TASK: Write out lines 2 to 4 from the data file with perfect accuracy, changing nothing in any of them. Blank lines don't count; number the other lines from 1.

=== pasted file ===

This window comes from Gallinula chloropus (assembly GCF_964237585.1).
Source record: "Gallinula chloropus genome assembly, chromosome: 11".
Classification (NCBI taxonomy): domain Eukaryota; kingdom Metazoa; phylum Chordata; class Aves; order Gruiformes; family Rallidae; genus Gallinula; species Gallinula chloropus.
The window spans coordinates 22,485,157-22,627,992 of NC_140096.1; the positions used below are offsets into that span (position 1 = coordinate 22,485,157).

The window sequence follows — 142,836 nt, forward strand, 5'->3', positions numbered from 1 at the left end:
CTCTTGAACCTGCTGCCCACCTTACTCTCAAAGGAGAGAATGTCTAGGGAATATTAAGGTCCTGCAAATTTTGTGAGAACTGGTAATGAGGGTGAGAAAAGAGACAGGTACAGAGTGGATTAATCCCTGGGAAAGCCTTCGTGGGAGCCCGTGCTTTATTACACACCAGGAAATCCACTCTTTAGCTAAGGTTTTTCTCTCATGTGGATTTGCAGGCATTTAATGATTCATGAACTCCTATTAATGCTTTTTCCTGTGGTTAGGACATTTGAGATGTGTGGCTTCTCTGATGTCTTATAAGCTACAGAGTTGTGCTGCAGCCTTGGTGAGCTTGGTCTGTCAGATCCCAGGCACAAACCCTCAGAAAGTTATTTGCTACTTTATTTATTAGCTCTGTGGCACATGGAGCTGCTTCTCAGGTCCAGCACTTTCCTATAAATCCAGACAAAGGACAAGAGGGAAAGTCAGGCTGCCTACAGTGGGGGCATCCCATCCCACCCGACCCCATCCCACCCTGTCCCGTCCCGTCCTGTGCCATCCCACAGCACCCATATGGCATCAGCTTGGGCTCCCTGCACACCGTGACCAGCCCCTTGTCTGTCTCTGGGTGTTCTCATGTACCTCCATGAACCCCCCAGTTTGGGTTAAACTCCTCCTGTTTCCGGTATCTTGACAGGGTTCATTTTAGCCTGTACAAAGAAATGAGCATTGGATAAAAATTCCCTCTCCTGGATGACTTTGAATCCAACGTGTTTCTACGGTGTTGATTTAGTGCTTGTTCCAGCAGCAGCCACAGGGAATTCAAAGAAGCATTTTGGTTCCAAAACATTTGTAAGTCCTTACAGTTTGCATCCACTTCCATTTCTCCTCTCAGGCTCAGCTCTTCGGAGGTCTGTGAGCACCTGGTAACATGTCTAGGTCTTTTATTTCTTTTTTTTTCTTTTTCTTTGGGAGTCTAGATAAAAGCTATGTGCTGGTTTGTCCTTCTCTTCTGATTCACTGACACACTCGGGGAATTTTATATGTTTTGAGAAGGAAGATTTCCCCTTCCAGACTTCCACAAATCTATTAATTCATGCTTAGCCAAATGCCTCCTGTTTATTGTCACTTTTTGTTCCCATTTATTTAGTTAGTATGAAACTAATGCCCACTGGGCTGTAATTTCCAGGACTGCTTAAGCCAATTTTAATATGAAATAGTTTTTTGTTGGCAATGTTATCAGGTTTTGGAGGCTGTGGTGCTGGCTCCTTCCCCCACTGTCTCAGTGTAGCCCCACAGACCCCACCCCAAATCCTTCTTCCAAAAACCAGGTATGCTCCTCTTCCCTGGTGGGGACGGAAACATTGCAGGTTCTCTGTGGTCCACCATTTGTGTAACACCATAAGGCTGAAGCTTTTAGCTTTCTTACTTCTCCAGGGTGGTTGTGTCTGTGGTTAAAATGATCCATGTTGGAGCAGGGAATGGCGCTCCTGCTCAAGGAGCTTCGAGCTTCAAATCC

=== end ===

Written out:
Source record: "Gallinula chloropus genome assembly, chromosome: 11".
Classification (NCBI taxonomy): domain Eukaryota; kingdom Metazoa; phylum Chordata; class Aves; order Gruiformes; family Rallidae; genus Gallinula; species Gallinula chloropus.
The window spans coordinates 22,485,157-22,627,992 of NC_140096.1; the positions used below are offsets into that span (position 1 = coordinate 22,485,157).